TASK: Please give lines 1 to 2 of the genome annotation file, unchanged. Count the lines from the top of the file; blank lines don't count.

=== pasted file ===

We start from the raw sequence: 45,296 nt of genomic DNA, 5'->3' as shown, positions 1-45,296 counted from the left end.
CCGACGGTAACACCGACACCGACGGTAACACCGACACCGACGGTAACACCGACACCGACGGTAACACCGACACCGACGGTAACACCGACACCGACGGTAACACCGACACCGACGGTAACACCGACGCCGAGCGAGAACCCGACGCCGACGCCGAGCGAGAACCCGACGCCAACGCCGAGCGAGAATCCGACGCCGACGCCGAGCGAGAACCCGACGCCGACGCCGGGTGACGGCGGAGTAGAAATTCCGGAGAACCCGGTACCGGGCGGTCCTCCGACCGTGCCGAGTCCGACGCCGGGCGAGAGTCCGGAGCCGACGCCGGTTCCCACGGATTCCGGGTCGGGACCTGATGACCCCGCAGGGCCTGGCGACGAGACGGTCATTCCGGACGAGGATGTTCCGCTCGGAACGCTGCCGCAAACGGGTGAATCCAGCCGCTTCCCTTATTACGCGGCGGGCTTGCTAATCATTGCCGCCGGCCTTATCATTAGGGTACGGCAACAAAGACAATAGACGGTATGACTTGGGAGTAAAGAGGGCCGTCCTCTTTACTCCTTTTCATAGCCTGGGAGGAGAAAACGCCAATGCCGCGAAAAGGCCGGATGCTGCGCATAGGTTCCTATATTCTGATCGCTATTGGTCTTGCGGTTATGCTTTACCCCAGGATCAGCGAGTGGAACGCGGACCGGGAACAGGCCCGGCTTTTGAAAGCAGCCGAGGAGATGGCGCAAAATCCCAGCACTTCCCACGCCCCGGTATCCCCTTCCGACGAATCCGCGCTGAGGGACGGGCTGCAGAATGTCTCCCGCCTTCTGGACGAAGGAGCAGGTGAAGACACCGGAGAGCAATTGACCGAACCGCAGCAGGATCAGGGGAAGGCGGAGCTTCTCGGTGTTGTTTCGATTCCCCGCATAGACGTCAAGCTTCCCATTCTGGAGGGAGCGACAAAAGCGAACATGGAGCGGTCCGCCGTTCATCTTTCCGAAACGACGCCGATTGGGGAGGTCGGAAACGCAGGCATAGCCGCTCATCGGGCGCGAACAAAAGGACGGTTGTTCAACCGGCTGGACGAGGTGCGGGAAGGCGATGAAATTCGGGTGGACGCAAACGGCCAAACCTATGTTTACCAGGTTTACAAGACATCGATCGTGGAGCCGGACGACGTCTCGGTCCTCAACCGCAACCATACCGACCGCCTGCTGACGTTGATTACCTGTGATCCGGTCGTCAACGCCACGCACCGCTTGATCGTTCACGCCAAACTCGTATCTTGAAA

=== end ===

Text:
We start from the raw sequence: 45,296 nt of genomic DNA, 5'->3' as shown, positions 1-45,296 counted from the left end.
CCGACGGTAACACCGACACCGACGGTAACACCGACACCGACGGTAACACCGACACCGACGGTAACACCGACACCGACGGTAACACCGACACCGACGGTAACACCGACACCGACGGTAACACCGACGCCGAGCGAGAACCCGACGCCGACGCCGAGCGAGAACCCGACGCCAACGCCGAGCGAGAATCCGACGCCGACGCCGAGCGAGAACCCGACGCCGACGCCGGGTGACGGCGGAGTAGAAATTCCGGAGAACCCGGTACCGGGCGGTCCTCCGACCGTGCCGAGTCCGACGCCGGGCGAGAGTCCGGAGCCGACGCCGGTTCCCACGGATTCCGGGTCGGGACCTGATGACCCCGCAGGGCCTGGCGACGAGACGGTCATTCCGGACGAGGATGTTCCGCTCGGAACGCTGCCGCAAACGGGTGAATCCAGCCGCTTCCCTTATTACGCGGCGGGCTTGCTAATCATTGCCGCCGGCCTTATCATTAGGGTACGGCAACAAAGACAATAGACGGTATGACTTGGGAGTAAAGAGGGCCGTCCTCTTTACTCCTTTTCATAGCCTGGGAGGAGAAAACGCCAATGCCGCGAAAAGGCCGGATGCTGCGCATAGGTTCCTATATTCTGATCGCTATTGGTCTTGCGGTTATGCTTTACCCCAGGATCAGCGAGTGGAACGCGGACCGGGAACAGGCCCGGCTTTTGAAAGCAGCCGAGGAGATGGCGCAAAATCCCAGCACTTCCCACGCCCCGGTATCCCCTTCCGACGAATCCGCGCTGAGGGACGGGCTGCAGAATGTCTCCCGCCTTCTGGACGAAGGAGCAGGTGAAGACACCGGAGAGCAATTGACCGAACCGCAGCAGGATCAGGGGAAGGCGGAGCTTCTCGGTGTTGTTTCGATTCCCCGCATAGACGTCAAGCTTCCCATTCTGGAGGGAGCGACAAAAGCGAACATGGAGCGGTCCGCCGTTCATCTTTCCGAAACGACGCCGATTGGGGAGGTCGGAAACGCAGGCATAGCCGCTCATCGGGCGCGAACAAAAGGACGGTTGTTCAACCGGCTGGACGAGGTGCGGGAAGGCGATGAAATTCGGGTGGACGCAAACGGCCAAACCTATGTTTACCAGGTTTACAAGACATCGATCGTGGAGCCGGACGACGTCTCGGTCCTCAACCGCAACCATACCGACCGCCTGCTGACGTTGATTACCTGTGATCCGGTCGTCAACGCCACGCACCGCTTGATCGTTCACGCCAAACTCGTATCTTGAAA